The only man in the Sanhedrin who we know supported Jesus, though not openly, was Joseph of Arimathea, whom Matthew tells us owned the nearby tomb, just recently dug out of solid rock. He could even have been a close relative of Jesus, perhaps his uncle, which would have permitted him to prepare the body for burial, in the tomb, with the crowd of women outside. In the gospel accounts, he appears as a transitory figure at the trial and crucifixion. However, other writers have pointed to his significance in preserving ‘The Word’, proclaiming ‘The Way’ and protecting both Jesus’ mother and the small band of disciples during the perilous years after the crucifixion. The legends surrounding his role as ‘the Apostle of Britain’ have had a profound influence on British history and culture, not least in William Blake’s great poem, Jerusalem, which has become the unofficial anthem of England. But, for now, the scriptural record tells us that it was him who laid the body of Jesus to rest, properly anointed, in his own tomb, and that it was this tomb which Pilate had sealed and guarded, the only events of Saturday, the Sabbath.

Joseph of Arimathea was a man of refinement, well-educated, possessing many talents. He had extraordinary political and business ability and was reputed to be one of the wealthiest men in the world of that time, a metal magnate controlling the tin and lead industries across much of the Roman Empire. Tin was the chief metal for making alloys and was in great demand by the Romans. Many authorities claim that his control of tin was due to his holdings in the ancient tin mines of Britain, in particular in Cornwall, where it was smelted into ingots and exported throughout the Mediterranean by Joseph’s ships. The tin trade between Cornwall and Phoenicia is frequently referred to by classical writers, especially by Dioderus Siculus as well as by Julius Caesar himself. In the Latin Vulgate of the gospels of Mark (15: 43) and Luke (23: 50), both refer to Joseph as ‘Decurio’, the common term employed by Romans to designate an official in charge of metal mines. In St Jerome‘s translation, Joseph’s official title is ‘Noblis Decurio’, indicating a prominent position as a ‘minister of mines’ for the Romans. It was quite remarkable for a Jew to hold such a high rank in the Roman State. We know he was an influential member of the Sanhedrin and a legislative member of a provincial Roman senate. He owned a palatial home in Jerusalem and a fine country residence just outside the city. In addition, he possessed another spacious estate at Arimathea, several miles to the north of the city, at Arimathea, known as Ramelleh today. Everything points to him being as a person of affluence and influence in both the Jewish and Roman hierarchies.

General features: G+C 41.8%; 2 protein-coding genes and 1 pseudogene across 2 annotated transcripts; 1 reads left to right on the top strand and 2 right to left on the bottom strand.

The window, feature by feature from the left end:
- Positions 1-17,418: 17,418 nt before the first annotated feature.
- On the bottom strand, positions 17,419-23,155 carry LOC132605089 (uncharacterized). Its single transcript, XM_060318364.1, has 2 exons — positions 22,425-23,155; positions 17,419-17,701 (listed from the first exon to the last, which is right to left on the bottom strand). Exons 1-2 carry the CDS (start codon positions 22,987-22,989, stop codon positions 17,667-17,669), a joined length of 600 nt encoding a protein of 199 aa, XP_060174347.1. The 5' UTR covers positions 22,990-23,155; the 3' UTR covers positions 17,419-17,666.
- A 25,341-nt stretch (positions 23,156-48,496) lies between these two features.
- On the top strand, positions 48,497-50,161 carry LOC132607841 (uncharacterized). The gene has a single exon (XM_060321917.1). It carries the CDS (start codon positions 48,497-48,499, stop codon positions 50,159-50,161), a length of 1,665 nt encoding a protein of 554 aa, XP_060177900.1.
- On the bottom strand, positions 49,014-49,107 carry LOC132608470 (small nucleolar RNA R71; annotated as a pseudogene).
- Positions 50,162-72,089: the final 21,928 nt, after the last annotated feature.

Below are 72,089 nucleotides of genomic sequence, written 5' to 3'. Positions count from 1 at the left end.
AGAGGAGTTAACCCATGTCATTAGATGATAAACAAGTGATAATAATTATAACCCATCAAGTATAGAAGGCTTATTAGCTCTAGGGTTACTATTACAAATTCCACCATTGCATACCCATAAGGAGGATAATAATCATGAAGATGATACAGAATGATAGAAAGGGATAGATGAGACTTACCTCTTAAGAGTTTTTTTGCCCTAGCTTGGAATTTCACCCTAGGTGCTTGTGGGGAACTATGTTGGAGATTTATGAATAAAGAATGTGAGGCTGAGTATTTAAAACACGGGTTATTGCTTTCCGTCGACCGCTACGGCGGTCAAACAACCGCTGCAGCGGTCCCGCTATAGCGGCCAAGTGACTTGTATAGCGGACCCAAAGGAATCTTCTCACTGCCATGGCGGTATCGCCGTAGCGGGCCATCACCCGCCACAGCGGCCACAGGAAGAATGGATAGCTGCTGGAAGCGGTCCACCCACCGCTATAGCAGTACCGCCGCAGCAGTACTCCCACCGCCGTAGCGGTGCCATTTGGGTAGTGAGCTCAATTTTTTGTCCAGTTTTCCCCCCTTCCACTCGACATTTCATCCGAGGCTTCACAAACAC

According to the Talmud, Joseph was the youngest brother of the Virgin Mary’s father, making him Jesus’ great uncle. Joseph the Carpenter seems to have died while Jesus was still quite young. Under these circumstances, the Law appointed the next male kin of the husband, in this case Joseph of Arimathea, as  legal guardian. We now that Joseph never abandoned his great-nephew. He defended him at the trial, defied the Sanhedrin by going to Pilate and claiming the body, when all others feared to do so. His arms were the first to cradle the broken corpse, taking it from the cross to the tomb. He continued to protect the    body from the conspiratorial Sanhedrin members, risking his wealth, power and position in doing so, The disciples spoke of him as ‘just’, ‘good’, ‘honourable’ and ‘a disciple of Jesus’. The Gospel of Nicodemus shows that Joseph believed in the validity of Jesus’ teaching.